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Learn about solutions to address the OR nursing shortage

BY: Lisette Hilton on November 14, 2018

Recruiting operating room nurses is difficult, and experts point to myriad reasons why an OR nursing shortage exists in some areas.

OR nursingOne reason could be many universities and colleges have eliminated OR nursing rotations, so nurses don’t get exposed to the operating room, said Nancy E. Holecek, MAS, BSN, RN, senior vice president and CNO, Northern Region, RWJBarnabas Health in New Jersey.

Holecek isn’t the only nurse leader who has experienced challenges that have led to exploring OR nurse recruitment solutions.

The shortage of nurses in this specialty is real, according to Linda Groah, MSN, RN, CNOR, NEA-BC, FAAN, CEO and executive director of the Association of periOperative Registered Nurses.

“There are some states that are projected to have higher shortages than others,” Groah said.

OR nursing

Linda Groah, RN

According to Groah, states projected to have the highest vacancies in the next 10 years in general for nursing are consistent with what perioperative nurse members are reporting to AORN. They are California, Texas, New Jersey and South Carolina.

“The shortage is regional, however, 50% of perioperative services’ VPs indicate they are having difficulty recruiting perioperative nurses,” Groah said.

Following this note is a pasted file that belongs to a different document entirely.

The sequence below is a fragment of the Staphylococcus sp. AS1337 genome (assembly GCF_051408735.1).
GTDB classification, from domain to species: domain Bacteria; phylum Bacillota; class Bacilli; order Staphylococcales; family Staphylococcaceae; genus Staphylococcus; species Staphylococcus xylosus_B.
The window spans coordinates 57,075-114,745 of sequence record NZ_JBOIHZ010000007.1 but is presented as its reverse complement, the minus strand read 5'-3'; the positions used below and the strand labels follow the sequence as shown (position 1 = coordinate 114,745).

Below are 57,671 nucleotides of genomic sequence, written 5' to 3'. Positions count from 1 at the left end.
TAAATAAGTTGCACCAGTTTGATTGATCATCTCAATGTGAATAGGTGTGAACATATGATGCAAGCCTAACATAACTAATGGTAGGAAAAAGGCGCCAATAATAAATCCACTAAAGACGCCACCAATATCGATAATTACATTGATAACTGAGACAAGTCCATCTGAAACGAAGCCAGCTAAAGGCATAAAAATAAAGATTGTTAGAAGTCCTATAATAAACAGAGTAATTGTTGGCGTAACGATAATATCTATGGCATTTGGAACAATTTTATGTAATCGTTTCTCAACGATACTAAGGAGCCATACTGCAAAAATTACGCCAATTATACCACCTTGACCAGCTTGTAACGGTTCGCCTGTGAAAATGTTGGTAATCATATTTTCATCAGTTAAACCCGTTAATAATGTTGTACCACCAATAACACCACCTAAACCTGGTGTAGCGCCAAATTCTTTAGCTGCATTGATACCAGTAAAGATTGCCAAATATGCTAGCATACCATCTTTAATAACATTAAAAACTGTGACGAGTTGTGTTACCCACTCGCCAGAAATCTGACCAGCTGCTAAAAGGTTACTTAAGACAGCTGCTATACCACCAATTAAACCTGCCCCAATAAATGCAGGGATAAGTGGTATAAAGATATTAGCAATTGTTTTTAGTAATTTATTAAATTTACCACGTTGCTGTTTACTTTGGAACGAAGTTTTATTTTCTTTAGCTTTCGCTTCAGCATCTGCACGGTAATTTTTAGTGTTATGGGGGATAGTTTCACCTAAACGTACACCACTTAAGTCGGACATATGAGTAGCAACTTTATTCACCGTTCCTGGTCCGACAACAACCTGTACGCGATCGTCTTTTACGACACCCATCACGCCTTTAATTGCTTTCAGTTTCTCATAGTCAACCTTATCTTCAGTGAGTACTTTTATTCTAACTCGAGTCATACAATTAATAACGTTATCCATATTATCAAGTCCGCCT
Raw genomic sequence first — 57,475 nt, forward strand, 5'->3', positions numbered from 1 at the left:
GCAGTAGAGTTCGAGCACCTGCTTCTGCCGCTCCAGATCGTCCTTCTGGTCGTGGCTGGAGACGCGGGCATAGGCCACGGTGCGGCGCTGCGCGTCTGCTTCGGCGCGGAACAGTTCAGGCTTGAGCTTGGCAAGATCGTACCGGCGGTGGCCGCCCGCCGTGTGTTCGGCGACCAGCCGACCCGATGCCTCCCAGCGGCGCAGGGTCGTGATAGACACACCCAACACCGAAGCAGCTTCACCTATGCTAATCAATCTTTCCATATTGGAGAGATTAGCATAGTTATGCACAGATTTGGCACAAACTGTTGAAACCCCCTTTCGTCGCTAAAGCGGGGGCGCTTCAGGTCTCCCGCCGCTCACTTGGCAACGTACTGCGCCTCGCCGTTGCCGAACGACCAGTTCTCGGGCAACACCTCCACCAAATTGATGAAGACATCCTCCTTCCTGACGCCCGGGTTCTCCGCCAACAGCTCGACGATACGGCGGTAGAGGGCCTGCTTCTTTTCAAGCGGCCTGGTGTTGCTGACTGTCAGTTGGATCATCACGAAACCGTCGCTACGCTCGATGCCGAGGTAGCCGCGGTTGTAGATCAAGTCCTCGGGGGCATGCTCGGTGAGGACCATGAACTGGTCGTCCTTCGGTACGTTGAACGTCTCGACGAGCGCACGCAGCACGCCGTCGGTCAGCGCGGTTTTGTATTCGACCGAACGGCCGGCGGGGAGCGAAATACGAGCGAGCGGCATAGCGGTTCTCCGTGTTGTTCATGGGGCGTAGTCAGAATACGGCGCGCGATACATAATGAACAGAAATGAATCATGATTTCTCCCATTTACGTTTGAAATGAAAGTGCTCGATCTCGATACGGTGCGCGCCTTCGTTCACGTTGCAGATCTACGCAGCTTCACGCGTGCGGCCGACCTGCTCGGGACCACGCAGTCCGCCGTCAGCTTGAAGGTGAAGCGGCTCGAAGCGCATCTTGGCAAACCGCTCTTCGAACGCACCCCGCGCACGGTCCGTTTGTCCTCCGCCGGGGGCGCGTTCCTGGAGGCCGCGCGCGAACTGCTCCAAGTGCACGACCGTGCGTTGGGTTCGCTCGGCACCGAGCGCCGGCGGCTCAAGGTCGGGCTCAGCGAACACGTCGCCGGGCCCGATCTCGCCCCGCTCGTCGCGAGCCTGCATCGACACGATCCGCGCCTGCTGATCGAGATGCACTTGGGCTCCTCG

Nursing schools play role in OR nursing shortage

AORN doesn’t have information on a state-by-state basis showing which nursing schools no longer offer OR rotations, but it can confirm too few nursing schools nationwide currently are offering perioperative nursing.

As a result, there are fewer nurses who are knowledgeable about perioperative practice and fewer are choosing careers in OR nursing.

To ease the shortage and expose more nursing students to the OR, nursing schools can offer perioperative nursing as an elective or capstone project or offer AORN’s Fundamentals of Perioperative Nursing, according to Groah.

“One of the most commonly used OR nurse training programs is AORN’s Periop 101: A Core Curriculum,” Groah said. “This comprehensive, blended educational program is used by more than 2,500 healthcare organizations to recruit, educate and retain perioperative nurses. The program combines a standardized, evidence-based online curriculum and textbook readings with hands-on skills labs and a clinical practicum. It takes six to seven months to complete.”

Nurse leadership should assess their staff and estimate when OR staff will be retiring. Based on that estimate, leadership should develop a plan to back fill the vacancies one to two years prior to OR nurses’ departure dates, according to Groah.

“In addition, facilities should have a dedicated perioperative educator,” Groah said.

How one organization addresses the OR shortage

RWJBarnabas Health took matters into its own hands and created a program to fuel its pipeline of OR nurses.

OR nursing

Nancy E. Holecek, RN

Leaders there saw the writing on the wall in the late 1990s after a significant nursing shortage and nurses’ average age was nearing 50, Holecek said.

“We started to think about our workforce and how to maintain that workforce going into the future,” Holecek said. “As we were putting strategies together, we also were aware that our nursing schools stopped their clinical rotation of nursing in the operating room. We started to have a challenge in maintaining the pipeline of nurses who were interested in going into the operating room. Since it’s such a highly sub-specialized area and one that most people are not introduced to unless we would purposely do so, we were getting concerned.”